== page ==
A team of researchers affiliated with institutions in the U.S., Mexico and Australia has found evidence of humpback whales traveling thousands of miles to mate. In their paper published in the journal Biology Letters, they describe their findings and what it could mean for conservation efforts for the whales.
Humpback whales live in all of the world’s oceans, but individuals and some groups tend to keep to the same parts of a given ocean. One group, for example, tends to spend summer months feeding off the coast of Canada and Alaska. Then, as colder weather moves in, they swim south, either to waters around Hawaii or off the coast of Mexico. In this new effort, the researchers found evidence of at least two males who swam back and forth between Hawaii and Mexico in the same season.
Both male and female humpback whales swim south in the winter to avoid the colder temperatures. But they also do so to reproduce. Shortly after swimming south, males vie for the attention of females, with most finding eventual success. But now, it appears that the path to success is more difficult than previously thought. One male was found to have swum from near Hawaii to the west coast of Mexico in 2006, which is a journey of approximately 4,545 kilometers. And in 2018, another made the journey in the opposite direction, traveling 5,944 kilometers, just as winter was winding down, swimming from Mexico to Maui. Both had done so during the mating season, and both were seen joining other males in wooing a single female once they arrived. The researchers noted that the time it took for both whales to swim such distances (less than 60 days) suggested they did so much faster than what was previously believed to be their normal pace.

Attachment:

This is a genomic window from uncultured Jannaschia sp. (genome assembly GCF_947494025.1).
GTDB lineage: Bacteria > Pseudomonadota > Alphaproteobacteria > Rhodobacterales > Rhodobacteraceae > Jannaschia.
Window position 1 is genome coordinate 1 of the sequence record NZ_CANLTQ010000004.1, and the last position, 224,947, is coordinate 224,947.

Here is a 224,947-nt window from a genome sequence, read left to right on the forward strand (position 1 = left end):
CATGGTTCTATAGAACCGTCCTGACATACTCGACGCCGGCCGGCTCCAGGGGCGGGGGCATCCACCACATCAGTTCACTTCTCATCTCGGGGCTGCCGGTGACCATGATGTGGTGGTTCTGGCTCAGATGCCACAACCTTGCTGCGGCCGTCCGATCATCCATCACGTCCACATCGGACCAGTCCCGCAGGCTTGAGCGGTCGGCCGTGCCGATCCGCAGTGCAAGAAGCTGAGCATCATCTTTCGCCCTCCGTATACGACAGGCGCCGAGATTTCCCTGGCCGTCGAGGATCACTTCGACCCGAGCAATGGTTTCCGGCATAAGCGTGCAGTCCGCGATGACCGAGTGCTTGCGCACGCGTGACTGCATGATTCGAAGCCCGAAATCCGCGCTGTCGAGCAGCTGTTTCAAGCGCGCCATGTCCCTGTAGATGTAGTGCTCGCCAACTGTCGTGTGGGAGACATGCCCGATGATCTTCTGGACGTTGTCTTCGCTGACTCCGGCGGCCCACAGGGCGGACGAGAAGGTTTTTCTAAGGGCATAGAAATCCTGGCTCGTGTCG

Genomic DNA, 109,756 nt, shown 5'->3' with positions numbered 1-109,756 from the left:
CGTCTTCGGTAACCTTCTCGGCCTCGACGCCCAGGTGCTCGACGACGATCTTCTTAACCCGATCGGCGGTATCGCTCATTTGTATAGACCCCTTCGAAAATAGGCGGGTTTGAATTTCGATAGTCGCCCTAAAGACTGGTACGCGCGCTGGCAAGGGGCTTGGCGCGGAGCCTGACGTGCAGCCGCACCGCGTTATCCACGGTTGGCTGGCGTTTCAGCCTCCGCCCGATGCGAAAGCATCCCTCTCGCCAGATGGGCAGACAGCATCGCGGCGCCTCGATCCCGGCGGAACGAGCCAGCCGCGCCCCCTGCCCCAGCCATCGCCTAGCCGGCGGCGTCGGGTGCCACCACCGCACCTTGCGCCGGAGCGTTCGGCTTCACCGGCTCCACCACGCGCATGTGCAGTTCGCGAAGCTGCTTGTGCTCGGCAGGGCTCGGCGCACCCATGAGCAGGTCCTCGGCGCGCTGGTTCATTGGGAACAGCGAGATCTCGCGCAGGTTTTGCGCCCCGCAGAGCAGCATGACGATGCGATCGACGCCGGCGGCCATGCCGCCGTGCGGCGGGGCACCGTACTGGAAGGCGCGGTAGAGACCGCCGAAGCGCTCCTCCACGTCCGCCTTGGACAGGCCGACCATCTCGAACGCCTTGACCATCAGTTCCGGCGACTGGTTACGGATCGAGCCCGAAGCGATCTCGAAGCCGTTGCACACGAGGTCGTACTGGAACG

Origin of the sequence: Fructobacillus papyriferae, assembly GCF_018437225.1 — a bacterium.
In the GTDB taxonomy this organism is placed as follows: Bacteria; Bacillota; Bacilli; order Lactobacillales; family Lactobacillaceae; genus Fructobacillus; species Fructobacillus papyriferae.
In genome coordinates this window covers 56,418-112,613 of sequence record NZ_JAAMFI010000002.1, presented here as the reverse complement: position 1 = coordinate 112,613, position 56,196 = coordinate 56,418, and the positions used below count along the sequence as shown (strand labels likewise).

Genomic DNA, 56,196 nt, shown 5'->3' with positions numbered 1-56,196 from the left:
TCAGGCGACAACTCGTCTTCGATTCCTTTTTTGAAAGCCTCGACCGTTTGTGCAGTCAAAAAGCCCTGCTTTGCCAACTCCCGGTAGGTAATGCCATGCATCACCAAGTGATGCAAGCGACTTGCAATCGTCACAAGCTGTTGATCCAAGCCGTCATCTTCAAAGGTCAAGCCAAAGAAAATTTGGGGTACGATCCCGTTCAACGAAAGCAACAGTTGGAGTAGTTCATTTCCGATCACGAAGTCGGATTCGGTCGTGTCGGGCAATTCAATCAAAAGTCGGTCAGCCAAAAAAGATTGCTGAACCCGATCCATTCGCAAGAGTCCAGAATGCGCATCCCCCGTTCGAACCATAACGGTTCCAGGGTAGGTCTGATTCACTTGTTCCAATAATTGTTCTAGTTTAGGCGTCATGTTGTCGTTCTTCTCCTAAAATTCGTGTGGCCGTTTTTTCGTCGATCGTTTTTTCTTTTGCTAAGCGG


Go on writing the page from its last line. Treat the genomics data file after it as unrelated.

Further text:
The researchers examined 26,000 photographs of the whales taken by both professional and amateur photographers going back to 1977. Humpback whales have unique markings on the bottom of their tails that make them easy to discern and identify.
The researchers found that there are no unique small groups of whales near Hawaii and Mexico—instead, the whales comprise one large group. They also note that such crossings mean conservationists will have to take another look at their designations. Humpback whales as a group living off the coast of Mexico have been labeled as endangered, whereas those around Hawaii have not been so designated.
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